Also, on a technical level, a smartphone app cannot talk to SIM-based “secure element” direct…

    That’s before we even touch a business model which a mobile operator can offer to the world…

  2. Just to clarify No.2 above, Verizon’s UIS relies on a smartphone scanning QR code to close the loop. That doesn’t involve SE! My guess is – they are relying on mobile “fingerprinting”. 41st Parameter and iovation offer the same capability and are operator-agnostic. What value/innovation does Verizon add there?!..

    • Current product looks like a starting point.. I’m excited to see their “desire” to be an authentication provider.. hope they can now create a product that will make them successful toward that end. They must start somewhere… would be nice if they took Apple’s fingerprint scanner and REGISTERED the consumer at the store when they registered their print.. a form of certification using apple’s integrated tech..

  3. Having worked with Verizon for years and knowing the walled garden philosophy that is part of their DNA…..they have been here before…it all sounds great until their own counsel says things like “we have to know who has the phone at the moment” and the big one…”we don’t want to be anywhere near the liability when some harmed party says we relied on your identification” THE END

      • here is the real dilemma…Verizon really thinks they own the customer and they are just allowing “others” access to them…..they are still looking for a way to be the gate keepers…collect a toll (% of the deal) without picking up the liability…dont count them out…

      • thats like asking what is the value of controlling shelf space at Walmart…all of the market controlling carriers (the top 2 in every market where they have more than 70% market share combined) think they control shelf space…so the value is that they have the shelves and you need the shelves to reach your audience…

      • My question was different: if there are MNO-agnostic secure solutions for 2FA, why bother with mobile operators… E.g. if Apple opens access to their embedded SE, that function could be made available irrespective of which MNO the phone is running with.

        The only valuable piece of MNOs’ infrastructure, from 2FA point of view, is SIM (i.e. secure element). Once an alternative and more convenient SE is available from non-operators (e.g. MicroSD), the value of SIM-based SE drops like a rock.

      • I agree and I would only add one comment – those with power, use their power to keep their power…..forget rational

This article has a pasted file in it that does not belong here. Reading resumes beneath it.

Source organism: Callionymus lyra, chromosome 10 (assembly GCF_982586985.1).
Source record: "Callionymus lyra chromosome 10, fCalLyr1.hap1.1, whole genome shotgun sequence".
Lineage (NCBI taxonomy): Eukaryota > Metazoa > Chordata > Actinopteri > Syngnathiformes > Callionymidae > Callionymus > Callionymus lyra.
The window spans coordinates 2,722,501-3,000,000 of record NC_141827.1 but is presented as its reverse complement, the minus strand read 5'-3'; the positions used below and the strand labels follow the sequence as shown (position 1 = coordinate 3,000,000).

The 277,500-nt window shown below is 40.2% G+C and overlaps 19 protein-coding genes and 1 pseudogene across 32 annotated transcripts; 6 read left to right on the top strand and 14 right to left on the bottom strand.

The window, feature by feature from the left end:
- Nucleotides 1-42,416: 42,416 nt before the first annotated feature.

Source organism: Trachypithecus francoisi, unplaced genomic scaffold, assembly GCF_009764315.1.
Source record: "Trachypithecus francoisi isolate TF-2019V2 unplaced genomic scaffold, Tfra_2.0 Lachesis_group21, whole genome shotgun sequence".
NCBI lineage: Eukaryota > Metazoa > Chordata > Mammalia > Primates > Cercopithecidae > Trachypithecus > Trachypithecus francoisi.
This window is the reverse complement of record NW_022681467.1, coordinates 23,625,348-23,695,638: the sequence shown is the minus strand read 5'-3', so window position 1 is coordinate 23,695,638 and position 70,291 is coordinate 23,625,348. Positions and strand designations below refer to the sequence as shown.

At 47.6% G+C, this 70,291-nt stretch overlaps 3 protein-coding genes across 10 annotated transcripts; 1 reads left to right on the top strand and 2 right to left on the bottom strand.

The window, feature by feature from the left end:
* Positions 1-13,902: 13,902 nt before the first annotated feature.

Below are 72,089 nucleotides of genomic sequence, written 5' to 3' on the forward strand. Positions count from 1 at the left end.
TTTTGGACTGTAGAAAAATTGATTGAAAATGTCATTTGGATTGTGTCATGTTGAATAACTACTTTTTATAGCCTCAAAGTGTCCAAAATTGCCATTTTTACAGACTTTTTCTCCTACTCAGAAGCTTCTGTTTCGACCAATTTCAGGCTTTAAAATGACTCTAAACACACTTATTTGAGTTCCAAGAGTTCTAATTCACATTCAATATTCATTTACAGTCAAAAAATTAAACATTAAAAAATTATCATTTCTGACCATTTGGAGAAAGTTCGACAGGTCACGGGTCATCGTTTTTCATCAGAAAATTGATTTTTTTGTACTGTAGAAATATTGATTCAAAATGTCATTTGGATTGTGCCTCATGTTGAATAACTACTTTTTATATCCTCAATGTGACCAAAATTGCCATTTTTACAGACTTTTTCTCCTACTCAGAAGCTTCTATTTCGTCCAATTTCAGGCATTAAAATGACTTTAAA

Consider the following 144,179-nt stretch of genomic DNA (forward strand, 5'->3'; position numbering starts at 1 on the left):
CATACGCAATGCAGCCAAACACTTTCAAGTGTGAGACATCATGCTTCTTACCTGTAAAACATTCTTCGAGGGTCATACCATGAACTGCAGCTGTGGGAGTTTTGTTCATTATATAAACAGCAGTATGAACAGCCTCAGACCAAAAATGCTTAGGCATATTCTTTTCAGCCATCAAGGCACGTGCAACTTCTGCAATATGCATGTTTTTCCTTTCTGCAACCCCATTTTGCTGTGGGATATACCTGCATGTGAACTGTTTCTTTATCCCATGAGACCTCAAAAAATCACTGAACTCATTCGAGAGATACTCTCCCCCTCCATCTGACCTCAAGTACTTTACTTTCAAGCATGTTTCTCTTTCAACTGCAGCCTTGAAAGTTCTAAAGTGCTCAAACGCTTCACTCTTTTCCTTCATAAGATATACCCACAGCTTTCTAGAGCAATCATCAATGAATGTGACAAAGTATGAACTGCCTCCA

• Great phrase indeed! That strategy works in asset intensive industries… but if customer switching costs are low, barriers to entry start to become barriers to exit. Walled Garden gets its name assuming you charge for entry.. perhaps we need to coin a new phrase associated with a garden jail cell where companies make every attempt to lock you inside.

  4. Hi Tom

    I was actively involved in this area over 10 years ago, around a concept I called “etrust” – see my website:

    As a consultant to the banking and card payments industry I was primarily interested in etrust as a new class of profitable services which banks could offer. I actually did no less than three consulting projects for Barclays, APACs then MasterCard on the proposition but like many bright ideas it never really caught on, although you should check out Identrust, and also I think the Swedish banks operate a successful scheme called BankID.

    The basic principles you describe however are still as valid today as they have ever been. We have all the necessary technology, it just requires an industry with the necessary will to put it into practice and we could do away for ever with the antediluvian practice of sending each other bits of paper in the post and signing them!

    Nice blog – I always enjoy it!


    • Thanks for your note, and feedback. Unfortunately authentication is a very challenging business to run. Most successful companies “sell” the service by integrating/enhancing existing products. The REAL opportunity is in REMAKING products based upon sound authentication. Remaking products seldom starts with companies already in a leadership position… (ex bitcoin).

  5. I think one good example is Estonia (see: and also Lithuania.
    There is central body that offers authentication and digital signature services via official ID card (kinda plastic passport) and mobile-ID which is basically ID card on SIM.

    This kind of authentication/digital signing is accepted in all governmental institutions and in their e-services, banks, mobile operators etc. Yesterday I was even voting for local government by using my mobile-ID.

    I would say the answer is hidden in legislative side or maybe if a leading companies get together to deliver it. The latter happened in Sweden with BankID. Without cooperation between biggest banks it would have slowly died.

  6. Pingback: Headline News from - October 16, 2013 | Ideal Payment Solutions.comIdeal Payment

  7. Pingback: Perfect Authentication… A Nightmare? | FinVentures

  8. The world of marketing is no more what it was till a few
    years back. Considering Facebook has over half a billion users,
    that has pretty big implications. This also makes your fan page more visible to your
    target audience.